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Olivier Dahan’s La Vie en Rose, a biopic of French singer Edith Piaf, gives new meaning to the word “hagiography”. Poor Edith. Though no beauty, she had a powerhouse incandescence that made beauty irrelevant. But actress Marion Cotillard, by self-will or Svengali direction, plays her for 140 minutes as a pouting crone with popping eyeballs. “No subtlety, Marion, please,” must be what Dahan kept saying to her on set, “just come on like a demented bat.”
You have to hand it to French biopics. When they are good, they are the best (Abel Gance’s Napoleon). When they are bad, they are the uncompromising worst. Tripiness goes through this film like lettering through seaside rock. The structure aims to do a Citizen Kane, with long, framed flashbacks and flashbacks- within-flashbacks, but succeeds only in losing such plot as there was in Piaf’s life.
Born into an early-century Stella Artois commercial – all moted sunlight and menfolk in black caps and work jackets – young Edith grew up amid life’s chastening realities. In a Normandy brothel she was foster-mothered by a prostitute (Emmanuelle Seigner). Her dad reclaimed her for a circus life, then took her on the streets when he became a busker. Edith sings a snatch of “The Marseillaise” – after the crowd has rhubarbed “doesn’t the girl do anything?” – and lo, a star is born.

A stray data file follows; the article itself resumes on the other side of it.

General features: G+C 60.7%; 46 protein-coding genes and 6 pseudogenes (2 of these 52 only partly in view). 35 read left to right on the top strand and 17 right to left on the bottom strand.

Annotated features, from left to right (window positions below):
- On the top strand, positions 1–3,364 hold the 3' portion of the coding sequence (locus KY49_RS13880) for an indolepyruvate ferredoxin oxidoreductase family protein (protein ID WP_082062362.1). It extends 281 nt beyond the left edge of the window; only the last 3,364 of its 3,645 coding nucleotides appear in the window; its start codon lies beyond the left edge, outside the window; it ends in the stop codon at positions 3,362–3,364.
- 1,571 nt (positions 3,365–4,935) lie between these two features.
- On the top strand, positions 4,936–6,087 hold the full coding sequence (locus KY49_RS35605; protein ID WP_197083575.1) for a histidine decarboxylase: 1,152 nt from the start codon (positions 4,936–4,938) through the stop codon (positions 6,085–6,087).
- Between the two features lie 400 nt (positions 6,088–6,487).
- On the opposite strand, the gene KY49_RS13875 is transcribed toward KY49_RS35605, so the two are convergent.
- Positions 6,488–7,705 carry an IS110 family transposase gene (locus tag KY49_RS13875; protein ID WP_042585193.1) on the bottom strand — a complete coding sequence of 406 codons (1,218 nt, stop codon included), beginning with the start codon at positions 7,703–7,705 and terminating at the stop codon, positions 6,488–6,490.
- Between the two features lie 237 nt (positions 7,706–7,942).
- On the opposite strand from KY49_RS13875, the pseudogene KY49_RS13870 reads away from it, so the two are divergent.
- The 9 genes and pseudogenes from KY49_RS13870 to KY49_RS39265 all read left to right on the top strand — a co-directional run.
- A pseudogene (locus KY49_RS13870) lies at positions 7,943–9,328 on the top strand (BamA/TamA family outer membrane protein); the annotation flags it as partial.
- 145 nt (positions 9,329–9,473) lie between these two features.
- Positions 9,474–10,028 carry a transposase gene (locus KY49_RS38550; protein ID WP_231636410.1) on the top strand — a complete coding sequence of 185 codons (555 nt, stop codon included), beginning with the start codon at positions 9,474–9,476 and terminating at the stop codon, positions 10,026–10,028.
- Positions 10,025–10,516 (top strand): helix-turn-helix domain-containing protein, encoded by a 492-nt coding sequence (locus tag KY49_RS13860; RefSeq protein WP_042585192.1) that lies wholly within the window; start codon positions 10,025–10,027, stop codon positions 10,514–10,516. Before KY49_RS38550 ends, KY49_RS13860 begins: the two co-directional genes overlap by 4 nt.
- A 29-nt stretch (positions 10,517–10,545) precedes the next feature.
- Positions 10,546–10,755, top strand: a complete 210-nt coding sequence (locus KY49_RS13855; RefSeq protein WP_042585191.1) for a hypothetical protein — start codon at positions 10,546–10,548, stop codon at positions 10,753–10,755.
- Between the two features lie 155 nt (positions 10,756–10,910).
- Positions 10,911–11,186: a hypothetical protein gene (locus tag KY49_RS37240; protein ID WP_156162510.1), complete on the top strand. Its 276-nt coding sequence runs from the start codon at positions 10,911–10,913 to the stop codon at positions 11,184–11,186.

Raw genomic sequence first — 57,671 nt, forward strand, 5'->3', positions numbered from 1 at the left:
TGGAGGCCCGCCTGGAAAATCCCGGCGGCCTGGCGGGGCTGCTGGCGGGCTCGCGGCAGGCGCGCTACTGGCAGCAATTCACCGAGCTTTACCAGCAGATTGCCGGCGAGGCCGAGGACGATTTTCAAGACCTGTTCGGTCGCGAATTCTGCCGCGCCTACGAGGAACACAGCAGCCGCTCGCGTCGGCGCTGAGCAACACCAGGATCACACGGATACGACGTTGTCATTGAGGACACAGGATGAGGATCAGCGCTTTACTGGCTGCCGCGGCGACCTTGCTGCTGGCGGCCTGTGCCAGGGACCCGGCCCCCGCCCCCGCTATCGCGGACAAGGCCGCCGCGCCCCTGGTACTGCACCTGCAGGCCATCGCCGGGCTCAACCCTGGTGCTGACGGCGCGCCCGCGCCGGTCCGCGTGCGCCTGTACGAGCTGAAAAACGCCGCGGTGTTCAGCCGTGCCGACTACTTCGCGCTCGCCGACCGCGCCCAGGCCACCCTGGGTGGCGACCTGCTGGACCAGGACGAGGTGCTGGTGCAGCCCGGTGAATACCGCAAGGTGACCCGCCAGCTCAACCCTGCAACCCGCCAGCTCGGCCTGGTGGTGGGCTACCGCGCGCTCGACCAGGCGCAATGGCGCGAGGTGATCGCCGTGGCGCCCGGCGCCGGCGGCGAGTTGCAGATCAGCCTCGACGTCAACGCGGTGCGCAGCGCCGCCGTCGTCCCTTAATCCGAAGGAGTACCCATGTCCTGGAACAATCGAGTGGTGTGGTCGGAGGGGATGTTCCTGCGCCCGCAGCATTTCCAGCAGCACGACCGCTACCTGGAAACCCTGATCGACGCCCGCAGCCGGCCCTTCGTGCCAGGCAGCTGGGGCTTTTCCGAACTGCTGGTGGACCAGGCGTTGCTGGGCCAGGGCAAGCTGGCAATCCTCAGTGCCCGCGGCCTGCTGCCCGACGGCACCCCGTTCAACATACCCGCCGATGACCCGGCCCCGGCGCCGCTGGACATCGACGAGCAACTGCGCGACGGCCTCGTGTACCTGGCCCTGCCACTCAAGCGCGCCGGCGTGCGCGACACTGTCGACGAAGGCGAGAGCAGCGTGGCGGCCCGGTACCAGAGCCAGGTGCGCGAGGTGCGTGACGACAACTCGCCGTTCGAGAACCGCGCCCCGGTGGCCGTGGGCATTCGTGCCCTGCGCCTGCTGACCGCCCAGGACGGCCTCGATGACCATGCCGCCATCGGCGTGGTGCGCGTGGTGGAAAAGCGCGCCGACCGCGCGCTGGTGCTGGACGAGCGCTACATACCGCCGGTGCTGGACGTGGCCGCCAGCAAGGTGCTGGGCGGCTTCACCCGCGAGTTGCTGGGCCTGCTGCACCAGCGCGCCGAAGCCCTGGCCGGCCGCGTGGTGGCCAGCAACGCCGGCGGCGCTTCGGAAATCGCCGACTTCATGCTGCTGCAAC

After that, watching the film is like being buried alive under spadefuls of kitsch. Everything is broad-stroke rhetoric, nothing is telltale, living detail. Piaf’s great voice is abused by overuse, blasted out as accompaniment or as playback to Cotillon’s hectic miming. If the early Piaf is presented as a waif who has escaped from Picasso’s blue period, the later Piaf, with her clown-like pencilled eyebrows and lipsticked pout, seems to be morphing into Judy Garland. When she collapses on stage during a concert, we think – we hope – that it is all over. But no. There is still more than half an hour, handstitched with flashbacks, in which the singer must meet, marry and tragically lose boxer Marcel Cerdan (Jean-Pierre Martins).